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When The Beach Boys - a band mostly known for their sunny and carefree lyrics - released "Pet Sounds," an album filled with intricate arrangements and introspective lyrics, few could contain their surprise. The label was convinced it was going to flop, and wanted the songs to go in a different, more easygoing, direction. The change in trajectory, however, was quite deliberate on the part of the band, as they even hired a copywriter to help give the album’s lyrics more depth. Luckily, Brian Wilson’s genius prevailed and the release went on to become one of the most critically acclaimed albums of all time.


10 American Writers That Belong on Every Bookshelf

Published on May 1, 2024

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America is the cradle of some of the most captivating literary voices in history. With twelve Nobel Prize laureates in literature, there is certainly a long tradition of candid voices, unafraid to explore the deepest aspects of the human condition.

Whether you're a seasoned bookworm or just starting your literary journey, here are 10 American authors you simply can't miss.


Mark Twain

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Mark Twain, the pen name of Samuel Clemens, is considered by many to be the true father of American literature. Born in Missouri, he translated his life experiences into a rich body of work full of stories from the American South, tackling themes of racism and freedom with unparalleled wit and insight. Twain's honest humor and keen observations make his works timeless and universal.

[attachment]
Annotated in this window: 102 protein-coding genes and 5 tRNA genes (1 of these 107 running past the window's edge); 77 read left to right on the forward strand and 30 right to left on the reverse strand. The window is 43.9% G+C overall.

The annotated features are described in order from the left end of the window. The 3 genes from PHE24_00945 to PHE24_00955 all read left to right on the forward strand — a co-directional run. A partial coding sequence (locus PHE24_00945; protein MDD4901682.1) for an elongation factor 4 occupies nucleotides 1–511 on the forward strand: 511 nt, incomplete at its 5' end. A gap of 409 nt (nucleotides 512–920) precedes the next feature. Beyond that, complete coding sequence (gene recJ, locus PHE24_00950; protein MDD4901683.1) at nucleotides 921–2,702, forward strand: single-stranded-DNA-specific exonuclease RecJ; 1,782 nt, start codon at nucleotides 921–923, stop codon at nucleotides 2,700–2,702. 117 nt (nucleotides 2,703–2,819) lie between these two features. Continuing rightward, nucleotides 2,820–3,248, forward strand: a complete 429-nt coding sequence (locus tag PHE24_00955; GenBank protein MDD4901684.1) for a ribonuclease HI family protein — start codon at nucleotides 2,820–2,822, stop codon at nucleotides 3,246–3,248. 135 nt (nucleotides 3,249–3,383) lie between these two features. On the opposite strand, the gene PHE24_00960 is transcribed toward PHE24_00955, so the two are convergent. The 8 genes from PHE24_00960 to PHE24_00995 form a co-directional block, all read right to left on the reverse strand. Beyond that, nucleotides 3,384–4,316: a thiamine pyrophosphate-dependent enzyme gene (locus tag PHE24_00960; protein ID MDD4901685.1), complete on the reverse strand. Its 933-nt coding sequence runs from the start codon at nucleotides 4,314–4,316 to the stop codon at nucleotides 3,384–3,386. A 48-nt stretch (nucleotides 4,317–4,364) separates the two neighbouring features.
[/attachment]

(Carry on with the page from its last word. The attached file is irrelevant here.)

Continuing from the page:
If you don’t know where to start, his classic novel "The Adventures of Huckleberry Finn," is an indispensable entry point into his literary world.


Emily Dickinson

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One of the most important figures in American poetry, Emily Dickinson’s innovative writing style and lyrical depth inspired countless generations of writers and readers. Despite living an eccentric and reclusive life - at times even reluctant to leave her own bedroom - Dickinson's work explores the universal themes of nature, death, and the human soul with exceptional brilliance.


F. Scott Fitzgerald

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Today, F. Scott Fitzgerald is best known for capturing the essence of the Jazz Age in his masterpiece, "The Great Gatsby" , but he was a prolific and successful writer in his time. Despite being an outsider for most of his life, he was an insightful observer of society , and many of his novels and short stories explore the most pressing issues of the Roaring Twenties, and the realities behind the American Dream.


Harper Lee

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Born in Monroeville, Alabama, Harper Lee was a sharp writer who focused on the complexities of human nature and the pursuit of justice. Her most famous novel, "To Kill a Mockingbird" is considered a seminal work in American literature. Inspired by her observations of family and neighbors during her childhood, Lee tackled themes of racial injustice and moral growth in the Deep South. She received numerous accolades for her literary work, including a Presidential Medal of Freedom in 2007.